Browse by Theme: Sexual Reproductive & Maternal Health

Just past the halfway point of FP2020 – and looking towards next week’s Family Planning Summit – it’s time to celebrate and showcase progress towards our 2020 commitments but also crucially reflect on what more needs to be done to reach women and girls, especially in emergency settings.


FP2020 has brought a powerful focus on family planning – but we must accelerate progress and fill key gaps to ensure we reach all people with the contraception/family planning services they want and need.


Of the 225 million women with unmet need for family planning, many live in areas affected by conflict or natural disasters. Delivering family planning services in these settings is critical to ensuring countries meet their FP2020 goals, as well as to fulfilling the sexual and reproductive health rights of the more than 32 million women and girls in need of humanitarian aid.


On 11 July, the international Family Planning Summit will be held in London, hosted by the UK Department for International Development (DFID), the Bill & Melinda Gates Foundation, and UNFPA. One of the Summit’s four priority areas is on reaching the ‘hardest to reach’, including women and girls in humanitarian settings. But why is family planning in emergencies so crucial, and how can it be truly life-saving?


Her first four children each died of asphyxiation during delivery. The 30-year-old’s fifth – a baby girl – was born safely at home, and against all odds. When the same expectant mother entered Bihar’s district hospital to deliver her sixth baby, she was hoping for a boy. She entered the hospital carrying the hopes and dreams of the many family members waiting outside for the news and, as I bore witness to, her prayers were answered.


The plight of refugee women both in Europe and the MENA (Middle East and North Africa) region has been largely ignored, characterised by a lack of information and lost in the broader sweep of the humanitarian disaster. This won’t be the first time in history women’s issues were side-lined in light of a bigger cause.


What is the Family Planning Summit?

The one-day high level Summit, held in London on 11 July 2017, aimed to build on the progress made in many countries since the London Summit on Family Planning in 2012. Governments, donors, the private sector and civil society gathered together to make more ambitious and substantial commitments to achieve the goals of FP2020 – a global partnership that supports the rights of women and girls to decide, freely, and for themselves, whether, when, and how many children they want to have.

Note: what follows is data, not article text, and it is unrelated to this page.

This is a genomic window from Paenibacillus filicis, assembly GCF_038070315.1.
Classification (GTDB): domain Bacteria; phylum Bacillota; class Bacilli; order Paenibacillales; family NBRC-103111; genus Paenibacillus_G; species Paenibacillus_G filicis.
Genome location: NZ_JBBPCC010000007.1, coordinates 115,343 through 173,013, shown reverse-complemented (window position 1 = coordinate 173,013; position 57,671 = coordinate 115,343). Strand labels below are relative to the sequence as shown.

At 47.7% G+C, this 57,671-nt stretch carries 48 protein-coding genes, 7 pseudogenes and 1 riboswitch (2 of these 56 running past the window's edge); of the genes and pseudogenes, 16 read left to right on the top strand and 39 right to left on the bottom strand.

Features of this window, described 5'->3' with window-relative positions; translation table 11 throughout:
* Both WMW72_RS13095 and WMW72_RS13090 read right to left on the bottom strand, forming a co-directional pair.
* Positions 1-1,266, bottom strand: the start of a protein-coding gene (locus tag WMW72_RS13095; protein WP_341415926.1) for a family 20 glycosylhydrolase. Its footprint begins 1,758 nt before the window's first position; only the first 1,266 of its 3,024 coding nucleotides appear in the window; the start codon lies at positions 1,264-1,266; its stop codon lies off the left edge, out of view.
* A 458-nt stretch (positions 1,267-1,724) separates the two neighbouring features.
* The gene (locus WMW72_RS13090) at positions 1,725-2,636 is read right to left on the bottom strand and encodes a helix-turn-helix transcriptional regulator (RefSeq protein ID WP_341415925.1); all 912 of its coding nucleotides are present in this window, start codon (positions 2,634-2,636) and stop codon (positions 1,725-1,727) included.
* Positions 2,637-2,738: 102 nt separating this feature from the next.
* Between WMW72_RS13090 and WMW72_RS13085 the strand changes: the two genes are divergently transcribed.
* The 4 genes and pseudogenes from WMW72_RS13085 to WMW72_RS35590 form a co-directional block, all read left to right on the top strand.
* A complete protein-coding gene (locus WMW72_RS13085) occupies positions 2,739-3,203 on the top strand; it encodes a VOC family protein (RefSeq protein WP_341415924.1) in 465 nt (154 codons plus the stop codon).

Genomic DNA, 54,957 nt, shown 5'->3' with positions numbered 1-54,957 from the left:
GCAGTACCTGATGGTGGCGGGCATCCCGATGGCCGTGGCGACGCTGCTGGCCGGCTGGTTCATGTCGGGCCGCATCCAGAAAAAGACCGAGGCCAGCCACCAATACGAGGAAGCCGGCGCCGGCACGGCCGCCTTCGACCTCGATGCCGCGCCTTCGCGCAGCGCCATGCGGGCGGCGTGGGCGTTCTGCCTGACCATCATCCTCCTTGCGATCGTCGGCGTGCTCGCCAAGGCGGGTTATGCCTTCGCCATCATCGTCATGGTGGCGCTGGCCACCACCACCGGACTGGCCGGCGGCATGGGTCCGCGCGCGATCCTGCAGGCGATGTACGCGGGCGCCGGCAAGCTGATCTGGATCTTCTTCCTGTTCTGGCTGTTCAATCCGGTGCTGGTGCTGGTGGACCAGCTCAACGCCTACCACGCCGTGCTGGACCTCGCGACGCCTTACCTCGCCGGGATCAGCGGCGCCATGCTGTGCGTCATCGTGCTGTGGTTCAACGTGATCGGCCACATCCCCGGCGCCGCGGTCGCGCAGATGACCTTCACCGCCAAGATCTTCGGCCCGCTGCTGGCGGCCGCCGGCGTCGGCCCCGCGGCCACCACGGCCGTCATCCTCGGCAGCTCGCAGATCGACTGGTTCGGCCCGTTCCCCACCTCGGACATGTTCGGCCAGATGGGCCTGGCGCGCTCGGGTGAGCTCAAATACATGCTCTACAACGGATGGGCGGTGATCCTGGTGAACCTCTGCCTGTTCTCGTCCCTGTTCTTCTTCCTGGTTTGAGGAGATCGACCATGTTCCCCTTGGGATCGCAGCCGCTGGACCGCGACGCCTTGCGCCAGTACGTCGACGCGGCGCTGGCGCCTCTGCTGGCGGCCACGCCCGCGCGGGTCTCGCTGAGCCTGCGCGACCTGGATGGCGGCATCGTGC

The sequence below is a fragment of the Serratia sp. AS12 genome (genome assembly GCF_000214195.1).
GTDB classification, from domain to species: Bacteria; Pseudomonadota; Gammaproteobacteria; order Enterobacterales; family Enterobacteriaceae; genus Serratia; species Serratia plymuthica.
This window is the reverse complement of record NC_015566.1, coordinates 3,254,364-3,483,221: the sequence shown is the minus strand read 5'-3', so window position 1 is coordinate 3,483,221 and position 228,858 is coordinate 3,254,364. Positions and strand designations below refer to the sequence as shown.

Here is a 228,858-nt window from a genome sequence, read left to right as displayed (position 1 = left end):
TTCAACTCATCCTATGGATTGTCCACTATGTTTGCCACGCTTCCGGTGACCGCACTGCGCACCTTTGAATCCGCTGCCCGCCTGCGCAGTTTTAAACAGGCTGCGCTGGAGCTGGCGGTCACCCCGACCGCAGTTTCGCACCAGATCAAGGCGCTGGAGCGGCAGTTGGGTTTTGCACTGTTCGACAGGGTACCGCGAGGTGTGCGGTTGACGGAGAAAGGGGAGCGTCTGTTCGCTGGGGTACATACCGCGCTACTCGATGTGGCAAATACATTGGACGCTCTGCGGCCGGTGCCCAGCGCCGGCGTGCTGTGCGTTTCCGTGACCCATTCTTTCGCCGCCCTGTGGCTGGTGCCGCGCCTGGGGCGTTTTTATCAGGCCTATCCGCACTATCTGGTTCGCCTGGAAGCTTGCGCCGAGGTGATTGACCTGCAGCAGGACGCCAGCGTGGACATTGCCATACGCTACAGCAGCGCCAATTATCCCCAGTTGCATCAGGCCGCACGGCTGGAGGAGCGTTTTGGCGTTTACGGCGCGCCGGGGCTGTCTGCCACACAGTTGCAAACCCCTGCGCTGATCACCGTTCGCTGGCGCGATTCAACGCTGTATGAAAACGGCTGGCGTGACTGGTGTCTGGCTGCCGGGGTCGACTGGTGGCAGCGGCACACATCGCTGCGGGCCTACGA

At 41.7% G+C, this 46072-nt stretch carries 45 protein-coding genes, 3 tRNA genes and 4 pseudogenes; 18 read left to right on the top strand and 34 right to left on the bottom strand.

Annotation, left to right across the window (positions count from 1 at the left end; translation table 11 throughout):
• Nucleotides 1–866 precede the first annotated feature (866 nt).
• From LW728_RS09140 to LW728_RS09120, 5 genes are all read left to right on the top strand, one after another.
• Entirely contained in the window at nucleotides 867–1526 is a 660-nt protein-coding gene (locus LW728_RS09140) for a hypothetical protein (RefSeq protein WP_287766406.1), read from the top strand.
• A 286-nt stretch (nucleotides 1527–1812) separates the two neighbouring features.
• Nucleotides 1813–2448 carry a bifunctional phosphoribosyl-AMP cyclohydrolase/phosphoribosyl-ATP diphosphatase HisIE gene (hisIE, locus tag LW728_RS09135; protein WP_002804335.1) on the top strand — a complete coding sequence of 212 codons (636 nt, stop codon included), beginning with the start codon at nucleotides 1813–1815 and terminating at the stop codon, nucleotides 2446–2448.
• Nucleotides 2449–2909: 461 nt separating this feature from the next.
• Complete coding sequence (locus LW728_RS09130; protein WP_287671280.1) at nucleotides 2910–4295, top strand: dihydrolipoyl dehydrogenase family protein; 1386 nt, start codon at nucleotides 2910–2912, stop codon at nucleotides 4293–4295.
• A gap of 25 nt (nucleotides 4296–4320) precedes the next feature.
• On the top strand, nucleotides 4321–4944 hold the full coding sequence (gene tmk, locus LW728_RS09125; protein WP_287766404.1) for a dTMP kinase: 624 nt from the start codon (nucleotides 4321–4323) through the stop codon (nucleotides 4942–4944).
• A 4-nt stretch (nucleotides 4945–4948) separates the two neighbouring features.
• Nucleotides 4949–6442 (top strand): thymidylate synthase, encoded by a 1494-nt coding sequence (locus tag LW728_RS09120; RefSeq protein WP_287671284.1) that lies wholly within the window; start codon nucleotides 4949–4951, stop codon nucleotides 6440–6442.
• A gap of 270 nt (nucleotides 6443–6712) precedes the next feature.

Read our verdict on the Summit

Why was it important?

Voluntary family planning helps women take control over decisions about when and how many children to have. It saves lives and has the power to boost the development of entire countries. Read more in the Family Planning Summit concept note. The Summit focused on:

  • innovative financial solutions to ensure quality contraceptive options are available around the world
  • strengthening supply chains so that women have access to and can choose a method that best meets their needs
  • empowering young people to have access to contraceptives and to be able to make their own choices
  • reaching the hardest to reach, especially women experiencing humanitarian crises or facing other socio-cultural barriers

Read CARE’s key messages and policy asks (download 2-page PDF)

CARE advocated in particular for:

Read more

Sex doesn’t stop during emergencies – CARE’s April Houston outlines the horrific circumstances facing women and girls in emergency settings, and what is being done about it

Family planning saves lives and promotes resilience in humanitarian contexts – this report published by the International Rescue Committee, CARE, Save the Children and the Women’s Refugee Commission On behalf of the the Inter-agency Working Group for Reproductive Health in Crises (IAWG) includes collaborative solutions and actions that need to be taken by countries, implementing agencies, and donors

Family planning in emergencies – why is it so crucial, and how can it be truly life-saving?

Let’s accelerate progress and fill key gaps – what CARE has done so far, and what we are going to do to achieve even more

CARE’s approach to Sexual and Reproductive Health and Rights – an overview of our programme approach to SRHR

Designing for impact at scale – CARE’s 2016 report on progress towards our objective of supporting 100 million women and girls to exercise their rights to sexual, reproductive and maternal health and a life free from violence by 2020

Supporting access to family planning and post-abortion care in emergencies – a summary of CARE’s SAFPAC project in Chad, DRC and Pakistan

CARE’s family planning wiki – our online Sexual and Reproductive Health & Rights knowledge centre

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